I looked at my cannas and since it is almost time to put them down for the winter, I usually, just give them fertlizer, chop off the heads and then treat with systemic before they go down for the winter and they do well in the Spring. This year though, I decided to use Black Kow and bought 20 bags of it, I put 10 bags of it around the left side and left front of the house, after digging up my canna lilies, then replanted the canna lilies through the Black Kow, the leaves are turning brown now? What did I do?
Could you have over-fertilized and the leaves burned? that is what it sounds like, but I am only guessing. May have to rake it off
But it usually isn't that strong. My DH plants his tomatoes in it in the spring.
ridesredmule: I think I discovered what I did wrong. I usually dig up all my canna beds before fall, sprinkle with fertilizer, put them back down in the bed after I put compost or Black Kow down, then I sprinkle around the bed with Preen. Well, I ran out of Preen, so wound up using this Weed and Feed for lawns instead, plus the regular fertilizer I used. It's been raining a lot so hopefully will wash a lot of that through real quick.
This month, I'll be sprinkling systemic around them all and whacking the tops off, so they can go down til Spring.
Well, Good. At least it was anything horrible. Just bad enough, Huh??
What kind do you have. I have some I want to move but don't know where to move them.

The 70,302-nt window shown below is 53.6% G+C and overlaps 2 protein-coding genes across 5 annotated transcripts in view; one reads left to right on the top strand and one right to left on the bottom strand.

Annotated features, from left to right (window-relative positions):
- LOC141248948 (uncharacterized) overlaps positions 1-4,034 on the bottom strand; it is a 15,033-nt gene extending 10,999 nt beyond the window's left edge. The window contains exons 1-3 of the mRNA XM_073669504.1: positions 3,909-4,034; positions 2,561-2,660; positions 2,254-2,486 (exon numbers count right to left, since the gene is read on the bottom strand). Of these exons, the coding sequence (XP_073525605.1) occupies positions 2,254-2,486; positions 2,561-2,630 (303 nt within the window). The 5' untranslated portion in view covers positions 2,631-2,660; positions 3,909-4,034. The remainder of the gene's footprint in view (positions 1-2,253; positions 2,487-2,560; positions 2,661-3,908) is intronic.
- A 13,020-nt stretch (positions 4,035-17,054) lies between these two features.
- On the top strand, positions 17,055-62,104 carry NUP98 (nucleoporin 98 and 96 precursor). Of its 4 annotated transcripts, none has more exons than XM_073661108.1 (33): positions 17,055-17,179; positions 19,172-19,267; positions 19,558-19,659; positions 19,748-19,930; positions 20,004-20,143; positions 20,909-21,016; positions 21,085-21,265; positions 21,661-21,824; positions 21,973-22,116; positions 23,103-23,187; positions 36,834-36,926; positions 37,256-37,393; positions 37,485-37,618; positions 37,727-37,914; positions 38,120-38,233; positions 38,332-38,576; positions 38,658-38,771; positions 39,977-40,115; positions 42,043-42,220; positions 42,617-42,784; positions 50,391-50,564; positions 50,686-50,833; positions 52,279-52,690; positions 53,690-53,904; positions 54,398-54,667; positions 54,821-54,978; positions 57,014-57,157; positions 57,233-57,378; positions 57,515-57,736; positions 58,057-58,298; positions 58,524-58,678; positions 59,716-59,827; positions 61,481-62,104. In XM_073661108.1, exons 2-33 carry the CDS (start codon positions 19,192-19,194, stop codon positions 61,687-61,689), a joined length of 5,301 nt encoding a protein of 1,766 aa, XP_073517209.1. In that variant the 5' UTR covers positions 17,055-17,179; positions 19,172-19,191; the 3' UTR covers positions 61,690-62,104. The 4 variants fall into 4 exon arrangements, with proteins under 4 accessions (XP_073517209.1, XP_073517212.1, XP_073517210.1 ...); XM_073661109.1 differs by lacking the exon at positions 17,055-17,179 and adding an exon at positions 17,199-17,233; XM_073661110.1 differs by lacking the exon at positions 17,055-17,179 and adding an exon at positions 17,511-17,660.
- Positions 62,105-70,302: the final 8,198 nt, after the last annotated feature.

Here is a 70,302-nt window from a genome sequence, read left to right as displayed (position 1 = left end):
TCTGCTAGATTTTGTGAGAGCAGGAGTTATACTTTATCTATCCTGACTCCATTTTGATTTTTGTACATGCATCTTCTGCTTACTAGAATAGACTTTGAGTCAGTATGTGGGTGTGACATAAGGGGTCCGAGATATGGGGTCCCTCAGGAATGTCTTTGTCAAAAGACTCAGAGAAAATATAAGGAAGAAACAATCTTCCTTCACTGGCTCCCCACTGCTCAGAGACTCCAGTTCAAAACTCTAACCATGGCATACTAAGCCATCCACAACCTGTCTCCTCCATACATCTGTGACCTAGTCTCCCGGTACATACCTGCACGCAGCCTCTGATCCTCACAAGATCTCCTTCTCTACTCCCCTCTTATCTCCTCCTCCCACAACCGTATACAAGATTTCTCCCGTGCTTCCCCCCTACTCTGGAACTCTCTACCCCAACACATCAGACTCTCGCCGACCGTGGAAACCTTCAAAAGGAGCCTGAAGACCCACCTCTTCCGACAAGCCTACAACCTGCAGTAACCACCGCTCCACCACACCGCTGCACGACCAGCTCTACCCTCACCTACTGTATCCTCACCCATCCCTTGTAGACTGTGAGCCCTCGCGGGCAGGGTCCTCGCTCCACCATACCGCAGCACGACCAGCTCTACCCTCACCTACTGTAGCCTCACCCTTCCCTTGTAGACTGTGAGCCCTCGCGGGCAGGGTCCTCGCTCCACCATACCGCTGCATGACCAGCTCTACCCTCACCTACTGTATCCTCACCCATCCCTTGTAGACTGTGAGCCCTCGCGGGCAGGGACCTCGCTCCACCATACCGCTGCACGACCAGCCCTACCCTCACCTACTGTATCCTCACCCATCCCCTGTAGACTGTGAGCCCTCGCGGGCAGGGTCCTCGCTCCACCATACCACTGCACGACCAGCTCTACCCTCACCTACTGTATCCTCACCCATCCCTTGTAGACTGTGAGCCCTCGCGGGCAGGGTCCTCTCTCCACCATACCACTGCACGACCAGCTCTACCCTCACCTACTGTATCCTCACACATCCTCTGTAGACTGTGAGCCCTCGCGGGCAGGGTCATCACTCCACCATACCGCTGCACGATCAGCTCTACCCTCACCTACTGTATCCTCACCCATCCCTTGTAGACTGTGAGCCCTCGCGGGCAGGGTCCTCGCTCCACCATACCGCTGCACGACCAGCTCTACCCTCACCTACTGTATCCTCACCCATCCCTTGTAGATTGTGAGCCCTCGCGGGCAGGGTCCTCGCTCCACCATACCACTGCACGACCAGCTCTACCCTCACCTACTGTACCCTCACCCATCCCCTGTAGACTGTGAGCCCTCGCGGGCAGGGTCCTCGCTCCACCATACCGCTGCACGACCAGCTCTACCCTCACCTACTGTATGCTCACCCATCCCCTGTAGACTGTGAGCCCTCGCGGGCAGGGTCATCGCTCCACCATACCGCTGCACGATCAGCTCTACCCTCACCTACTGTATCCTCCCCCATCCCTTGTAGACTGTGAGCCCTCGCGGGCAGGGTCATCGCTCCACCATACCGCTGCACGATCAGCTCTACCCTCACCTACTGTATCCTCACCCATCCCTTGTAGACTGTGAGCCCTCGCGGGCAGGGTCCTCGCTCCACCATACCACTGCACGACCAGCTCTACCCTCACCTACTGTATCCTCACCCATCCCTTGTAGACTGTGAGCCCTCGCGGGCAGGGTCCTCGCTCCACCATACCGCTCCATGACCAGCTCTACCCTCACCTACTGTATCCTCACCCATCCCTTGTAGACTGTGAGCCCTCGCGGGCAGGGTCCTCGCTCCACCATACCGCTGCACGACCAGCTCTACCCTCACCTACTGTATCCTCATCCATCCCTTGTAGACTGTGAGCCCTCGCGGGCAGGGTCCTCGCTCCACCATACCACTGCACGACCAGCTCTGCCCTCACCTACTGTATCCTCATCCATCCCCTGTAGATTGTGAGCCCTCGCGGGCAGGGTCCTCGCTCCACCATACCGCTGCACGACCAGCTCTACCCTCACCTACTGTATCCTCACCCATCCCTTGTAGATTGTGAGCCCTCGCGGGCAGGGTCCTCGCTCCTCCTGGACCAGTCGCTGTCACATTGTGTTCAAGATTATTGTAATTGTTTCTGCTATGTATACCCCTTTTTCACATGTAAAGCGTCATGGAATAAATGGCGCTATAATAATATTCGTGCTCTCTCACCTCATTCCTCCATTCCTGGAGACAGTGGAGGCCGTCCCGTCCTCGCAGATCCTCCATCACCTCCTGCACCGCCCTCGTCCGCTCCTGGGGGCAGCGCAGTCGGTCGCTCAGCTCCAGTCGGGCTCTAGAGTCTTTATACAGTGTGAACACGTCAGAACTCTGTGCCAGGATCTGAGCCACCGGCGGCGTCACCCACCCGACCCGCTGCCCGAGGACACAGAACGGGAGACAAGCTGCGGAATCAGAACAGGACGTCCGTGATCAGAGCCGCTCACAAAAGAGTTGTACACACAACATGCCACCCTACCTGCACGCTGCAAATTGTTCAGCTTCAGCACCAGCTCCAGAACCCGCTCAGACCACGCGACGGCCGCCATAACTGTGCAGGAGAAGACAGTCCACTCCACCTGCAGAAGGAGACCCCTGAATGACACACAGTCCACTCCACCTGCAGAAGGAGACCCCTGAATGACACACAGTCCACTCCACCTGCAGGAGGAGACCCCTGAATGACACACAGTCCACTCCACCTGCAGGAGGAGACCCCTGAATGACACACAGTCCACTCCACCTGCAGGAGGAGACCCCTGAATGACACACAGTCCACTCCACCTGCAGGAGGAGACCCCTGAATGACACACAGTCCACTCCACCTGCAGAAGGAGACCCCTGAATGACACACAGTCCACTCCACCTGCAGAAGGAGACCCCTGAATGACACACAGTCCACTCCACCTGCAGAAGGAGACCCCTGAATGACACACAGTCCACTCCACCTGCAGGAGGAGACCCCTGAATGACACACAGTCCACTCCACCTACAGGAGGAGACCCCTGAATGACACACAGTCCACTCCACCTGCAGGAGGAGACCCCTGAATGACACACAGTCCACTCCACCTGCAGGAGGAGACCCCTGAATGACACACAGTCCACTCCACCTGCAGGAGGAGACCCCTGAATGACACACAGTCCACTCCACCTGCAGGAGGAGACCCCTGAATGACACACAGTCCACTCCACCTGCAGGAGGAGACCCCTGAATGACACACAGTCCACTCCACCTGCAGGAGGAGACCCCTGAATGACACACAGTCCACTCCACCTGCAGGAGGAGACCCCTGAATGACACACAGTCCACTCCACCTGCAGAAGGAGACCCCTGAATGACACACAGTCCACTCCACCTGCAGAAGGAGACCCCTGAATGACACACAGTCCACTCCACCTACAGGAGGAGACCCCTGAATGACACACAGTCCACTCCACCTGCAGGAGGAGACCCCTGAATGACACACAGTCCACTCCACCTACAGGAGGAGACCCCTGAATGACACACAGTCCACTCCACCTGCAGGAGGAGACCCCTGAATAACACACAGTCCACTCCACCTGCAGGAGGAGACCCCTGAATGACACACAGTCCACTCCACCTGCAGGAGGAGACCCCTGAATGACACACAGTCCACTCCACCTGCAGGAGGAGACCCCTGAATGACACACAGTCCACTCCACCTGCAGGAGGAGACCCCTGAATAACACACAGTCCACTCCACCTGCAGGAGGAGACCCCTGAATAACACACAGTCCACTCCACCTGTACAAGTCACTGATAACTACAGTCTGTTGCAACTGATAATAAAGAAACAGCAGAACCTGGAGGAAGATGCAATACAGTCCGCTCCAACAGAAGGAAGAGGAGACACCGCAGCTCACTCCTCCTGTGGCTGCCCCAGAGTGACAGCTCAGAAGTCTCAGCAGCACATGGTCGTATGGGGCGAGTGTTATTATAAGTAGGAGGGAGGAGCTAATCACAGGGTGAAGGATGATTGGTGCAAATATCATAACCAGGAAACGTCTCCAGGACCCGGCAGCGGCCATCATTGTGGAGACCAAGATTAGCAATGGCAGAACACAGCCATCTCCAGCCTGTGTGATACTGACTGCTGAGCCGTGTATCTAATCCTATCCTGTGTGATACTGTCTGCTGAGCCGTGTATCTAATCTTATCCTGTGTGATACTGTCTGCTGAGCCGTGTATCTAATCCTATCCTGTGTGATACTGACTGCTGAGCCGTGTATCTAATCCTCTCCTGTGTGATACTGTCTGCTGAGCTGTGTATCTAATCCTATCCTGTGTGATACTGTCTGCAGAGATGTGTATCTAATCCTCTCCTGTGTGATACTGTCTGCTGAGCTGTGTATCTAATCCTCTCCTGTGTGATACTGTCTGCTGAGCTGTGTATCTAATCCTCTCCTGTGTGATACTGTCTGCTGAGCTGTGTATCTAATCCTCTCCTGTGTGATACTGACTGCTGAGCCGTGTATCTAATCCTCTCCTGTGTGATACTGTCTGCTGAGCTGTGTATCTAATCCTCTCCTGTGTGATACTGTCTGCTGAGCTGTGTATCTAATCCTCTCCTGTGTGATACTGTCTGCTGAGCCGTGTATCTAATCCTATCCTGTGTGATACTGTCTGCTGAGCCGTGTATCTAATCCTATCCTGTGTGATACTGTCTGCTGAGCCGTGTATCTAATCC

Might put them down in back of mailbox. Got a pretty good size patch and I want to put new
flower bed in there. Need some more?
I got about 200+ right now and some the same variety, some different. I have both the tall ones and the dwarfs. It is time to put them down for the fall and winter, what I like to do is fertilize them really well, so the rhizome has food while they winter out, and also treat them with systemic so come Spring they pop up real pretty without the bugs. The Preen keeps the beds weed free, almost. LOL
i am new at using Preen, but have used it a couple of times with good results. Do you use Bayers tree ad shrub systemic? I have leaf rollers in my Cannas. Does that keep them out? I have heard it does. I use fire ant stuff in my cannas and that helps some. Thinking of using the Bayers to see if it does the job.
That is a lot f cannas.
yes, but I use the bonide systemic, I ran out of the first container and have to get more, you whack the canna down first, then treat by shaking the systemic powder around the canna lily, then water in real good, it won't kill the canna lily but, it will kill any leaphoppers and bad bugs that bit into the canna.
Thank you. I'll give it a try.
I got about half my canna beds done and will be working through the weekend getting the other half done. We are getting some chilly weather and I need to get them comfortable to go down for the winter. Remember, don't use the systemic around veggies though, it is poisonous to us and to the bugs, doesn't bother the canna lilies though, and I've found that if you treat the canna lilies before putting them down for the winter, it usually takes care of any bugs that hatch and you have pretty blooming cannas come Spring.
The weed and feed you used is typically for grass. Canna are not grass. Between the two (weeds or grass) they would more closely resemble a weed. You're probably poisoning them.
Desert Pirate: I think most the damage is undone now, I had them watered quite a bit when I realized what happened. Cannas are pretty tough plants I'm discovering and I think they will all bounce back okay, just had to wash it out of the soil. I will use Preen on the other beds and will not listen to gardening people at Lowes or Home Depot anymore, I told them what kind of bed I wanted to use it in. Dumby me should have read the bag though before and not after applying it too. Preen is expensive but it works for my beds and doesn't harm the canna lilies at all.